Process Improvement: Sole Survivor: Finding that First Opportunity

Alan Ramias recounts his first experiences as an internal improvement consultant at Motorola in the early 1980’s—a time when the notions of BPM and improving business processes were unknown. From that experience and those in the intervening years, Alan has gleaned several lessons which he shares in this Column.

Process Improvement: Sole Survivor: How to be Successful as a One-Person BPM Shop

Alan Ramias launches a series of Columns the purpose of which is to suggest things you can do early in the game to get somewhere with BPM when there is only you (at least at first).The early Columns will focus on tactics for early success, as opposed to tools and methods. Read the first in Alan’s Sole Survivor series.

Process Improvement: Are Process Architectures Useful?

In his Column last month Paul Harmon questioned the value of developing a detailed process architecture. The debate continues on the BPTrends LinkedIn site. In this Column, Alan Ramias reflects on his own extensive experience with process architectures and how his opinion about the value of such an exercise has changed several times.

Process Improvement: Lean Six Sigma…Always Together?

Because Alan Ramias began his career at Motorola in the 1980’s when the company decided to improve product quality tenfold by combining Lean and Six Sigma techniques, he was a bit baffled when articles began to appear many years later extolling the advantages of unifying the methodologies. In this Column, he recounts the processes Motorola undertook to educate their employees on implementing the combined methodologies. Read this interesting account of the history of Lean Six Sigma.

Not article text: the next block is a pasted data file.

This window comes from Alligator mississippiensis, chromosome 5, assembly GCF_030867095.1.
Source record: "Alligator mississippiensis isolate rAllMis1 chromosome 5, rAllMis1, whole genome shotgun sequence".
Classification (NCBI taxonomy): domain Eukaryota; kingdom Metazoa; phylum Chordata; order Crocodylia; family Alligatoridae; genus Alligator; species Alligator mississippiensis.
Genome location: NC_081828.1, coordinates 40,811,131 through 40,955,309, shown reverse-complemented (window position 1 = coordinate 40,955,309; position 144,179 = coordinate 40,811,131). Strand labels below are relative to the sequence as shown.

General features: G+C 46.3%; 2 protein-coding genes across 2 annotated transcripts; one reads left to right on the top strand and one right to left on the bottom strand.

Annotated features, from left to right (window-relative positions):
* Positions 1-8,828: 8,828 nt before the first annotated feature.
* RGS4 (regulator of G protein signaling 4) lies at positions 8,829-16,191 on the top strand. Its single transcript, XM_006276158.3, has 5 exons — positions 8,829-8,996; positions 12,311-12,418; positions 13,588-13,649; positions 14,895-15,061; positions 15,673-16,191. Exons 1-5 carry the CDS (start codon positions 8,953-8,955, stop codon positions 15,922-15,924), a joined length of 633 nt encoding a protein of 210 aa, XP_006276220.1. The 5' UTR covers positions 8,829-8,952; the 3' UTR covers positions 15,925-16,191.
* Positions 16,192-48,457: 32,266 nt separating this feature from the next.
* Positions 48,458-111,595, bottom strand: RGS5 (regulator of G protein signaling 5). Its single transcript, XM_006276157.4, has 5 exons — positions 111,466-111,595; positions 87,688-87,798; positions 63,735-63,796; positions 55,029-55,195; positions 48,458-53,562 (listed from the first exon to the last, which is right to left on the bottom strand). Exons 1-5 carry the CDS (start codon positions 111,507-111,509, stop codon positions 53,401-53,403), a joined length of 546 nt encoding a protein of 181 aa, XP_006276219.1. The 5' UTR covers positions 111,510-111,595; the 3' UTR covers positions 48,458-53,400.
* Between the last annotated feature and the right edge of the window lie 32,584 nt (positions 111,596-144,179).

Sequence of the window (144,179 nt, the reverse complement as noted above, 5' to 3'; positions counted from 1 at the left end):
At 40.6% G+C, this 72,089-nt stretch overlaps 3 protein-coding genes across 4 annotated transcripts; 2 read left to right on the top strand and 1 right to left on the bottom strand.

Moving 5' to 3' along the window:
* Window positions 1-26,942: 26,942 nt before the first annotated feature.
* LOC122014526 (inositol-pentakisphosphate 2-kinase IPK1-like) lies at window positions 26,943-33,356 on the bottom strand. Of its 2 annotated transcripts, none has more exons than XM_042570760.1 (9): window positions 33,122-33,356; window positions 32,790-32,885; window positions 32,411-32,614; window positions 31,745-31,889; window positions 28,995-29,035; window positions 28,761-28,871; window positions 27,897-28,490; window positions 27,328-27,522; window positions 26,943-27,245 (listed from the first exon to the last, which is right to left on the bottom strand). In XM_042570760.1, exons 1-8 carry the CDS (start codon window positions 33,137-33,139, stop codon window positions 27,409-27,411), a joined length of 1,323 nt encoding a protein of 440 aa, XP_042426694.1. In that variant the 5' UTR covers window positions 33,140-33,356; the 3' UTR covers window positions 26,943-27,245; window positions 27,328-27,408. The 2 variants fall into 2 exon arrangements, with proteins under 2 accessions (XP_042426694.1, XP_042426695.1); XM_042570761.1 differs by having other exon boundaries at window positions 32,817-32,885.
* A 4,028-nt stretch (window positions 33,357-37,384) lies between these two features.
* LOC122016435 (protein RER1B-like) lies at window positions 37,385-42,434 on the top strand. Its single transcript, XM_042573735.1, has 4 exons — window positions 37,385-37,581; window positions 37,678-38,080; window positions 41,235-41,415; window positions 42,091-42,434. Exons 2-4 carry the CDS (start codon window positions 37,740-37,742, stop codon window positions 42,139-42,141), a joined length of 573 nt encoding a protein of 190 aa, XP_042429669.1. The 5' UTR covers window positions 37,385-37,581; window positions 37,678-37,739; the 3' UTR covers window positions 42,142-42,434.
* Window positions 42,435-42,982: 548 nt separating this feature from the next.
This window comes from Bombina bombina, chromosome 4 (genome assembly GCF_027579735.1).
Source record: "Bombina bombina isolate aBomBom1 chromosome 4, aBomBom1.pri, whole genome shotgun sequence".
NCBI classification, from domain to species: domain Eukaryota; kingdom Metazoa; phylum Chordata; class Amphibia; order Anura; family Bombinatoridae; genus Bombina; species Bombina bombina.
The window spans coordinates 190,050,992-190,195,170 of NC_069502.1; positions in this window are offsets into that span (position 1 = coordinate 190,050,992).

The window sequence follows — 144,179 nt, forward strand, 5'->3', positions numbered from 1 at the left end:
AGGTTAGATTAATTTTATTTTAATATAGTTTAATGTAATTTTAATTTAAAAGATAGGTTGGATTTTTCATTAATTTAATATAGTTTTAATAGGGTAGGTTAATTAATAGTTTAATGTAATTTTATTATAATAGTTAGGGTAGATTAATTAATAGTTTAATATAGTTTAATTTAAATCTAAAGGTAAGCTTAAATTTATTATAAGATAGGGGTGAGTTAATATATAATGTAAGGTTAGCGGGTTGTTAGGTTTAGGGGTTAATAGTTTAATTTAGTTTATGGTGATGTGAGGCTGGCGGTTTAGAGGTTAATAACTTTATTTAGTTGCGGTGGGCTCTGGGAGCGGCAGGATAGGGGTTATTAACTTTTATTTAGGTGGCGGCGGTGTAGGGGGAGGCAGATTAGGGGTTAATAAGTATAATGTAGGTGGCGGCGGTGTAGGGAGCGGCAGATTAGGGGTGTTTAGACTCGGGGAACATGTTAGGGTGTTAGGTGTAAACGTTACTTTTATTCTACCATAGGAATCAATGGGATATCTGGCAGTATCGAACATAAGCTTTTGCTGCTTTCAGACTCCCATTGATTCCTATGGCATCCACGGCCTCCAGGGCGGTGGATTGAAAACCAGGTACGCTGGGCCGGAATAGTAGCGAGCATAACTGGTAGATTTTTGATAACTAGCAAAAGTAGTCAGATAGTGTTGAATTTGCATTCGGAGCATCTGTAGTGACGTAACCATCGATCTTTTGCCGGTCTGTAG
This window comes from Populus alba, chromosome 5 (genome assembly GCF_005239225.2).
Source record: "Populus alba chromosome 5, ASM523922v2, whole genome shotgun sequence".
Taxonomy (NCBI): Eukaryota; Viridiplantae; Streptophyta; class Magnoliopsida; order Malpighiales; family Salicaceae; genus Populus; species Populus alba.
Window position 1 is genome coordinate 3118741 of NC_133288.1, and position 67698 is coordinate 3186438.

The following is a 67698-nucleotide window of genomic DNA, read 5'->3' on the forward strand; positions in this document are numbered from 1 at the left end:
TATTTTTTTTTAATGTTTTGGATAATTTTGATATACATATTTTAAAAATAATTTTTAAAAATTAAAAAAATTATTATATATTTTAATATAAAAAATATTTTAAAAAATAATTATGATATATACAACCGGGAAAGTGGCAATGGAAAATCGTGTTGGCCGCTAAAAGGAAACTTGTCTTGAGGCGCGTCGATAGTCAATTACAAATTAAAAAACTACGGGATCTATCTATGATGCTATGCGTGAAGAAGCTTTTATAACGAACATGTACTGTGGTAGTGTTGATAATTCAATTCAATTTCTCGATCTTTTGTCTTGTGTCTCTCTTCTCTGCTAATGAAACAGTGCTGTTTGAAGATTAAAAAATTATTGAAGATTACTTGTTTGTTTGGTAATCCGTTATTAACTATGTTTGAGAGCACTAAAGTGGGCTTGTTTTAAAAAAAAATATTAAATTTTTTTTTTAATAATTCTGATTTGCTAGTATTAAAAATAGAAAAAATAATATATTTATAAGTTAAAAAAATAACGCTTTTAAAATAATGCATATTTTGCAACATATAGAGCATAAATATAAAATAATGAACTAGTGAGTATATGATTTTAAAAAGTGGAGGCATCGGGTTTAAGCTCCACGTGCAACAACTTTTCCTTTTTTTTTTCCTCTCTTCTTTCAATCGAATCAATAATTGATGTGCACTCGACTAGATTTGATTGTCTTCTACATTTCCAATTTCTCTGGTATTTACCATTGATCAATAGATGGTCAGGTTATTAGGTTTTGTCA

Process Improvement: Real Process Ownership

What is real process ownership? Applying his twenty-five years of experience as a consultant in performance improvement at the Performance Design Lab, Alan Ramias defines real process ownership and also suggests how to create and sustain it in your organization.

Process Improvement: Business Modeling—Is That What We Do?

Alan Ramias doesn’t think the BPM label adequately describes what many process practitioners actually do. In his experience as a consultant called in to provide solutions to a variety of process problems, he begins by modeling the existing organization before seeking solutions. Many organizations do not properly identify their problems and by modeling the organization as it exists, it is easier to identify the problems and opportunities and to gain consensus regarding the solutions and establish priorities. In his Column he presents The Value Creation Hierarchy, the frame of reference he and his colleagues use to do the modeling.

Process Improvement: The Behavioral Side of Improvement Work: Engaging Leaders

In the final Column of their Behavioral series, Alan Ramias and Paul Fjelsta focus on the role of management and how a behavioral approach can improve the impact of leaders on process improvement efforts. They suggest a set of guidelines for anyone in charge of facilitating or guiding a change effort.who wants to be more effective in engaging the right kind of leadership involvement.

Performance Improvement: The Behavioral Side of Improvement Work—A Walkthrough

In the third Column in their series on behavior and performance improvement, Alan Ramias and Paul Fjelsta present a walkthrough of the integration of behavioral analysis and design into a typical process improvement project. They demonstrate how they use behavioral tools to more effectively engage leaders and design better future state processes.

Process Improvement: Behavioral Methods Applied to Lean Six Sigma

Alan Ramias and Paul Fjeista continue their series on the behavioral side of BPM and Process Improvement. In this Column, they highlight specific places where typical Define, Measure, Analyze, Improve and Control (DMAIC) projects could be modified or supplemented to identify and address behavioral matters.

Process Improvement: Integrating Process Management

In this, the second Column of a series on how to integrate process management into an existing management system, Alan Ramias provides an example of how it can be done on a larger scale—by extensively integrating tools, roles and practices of process management into an organization.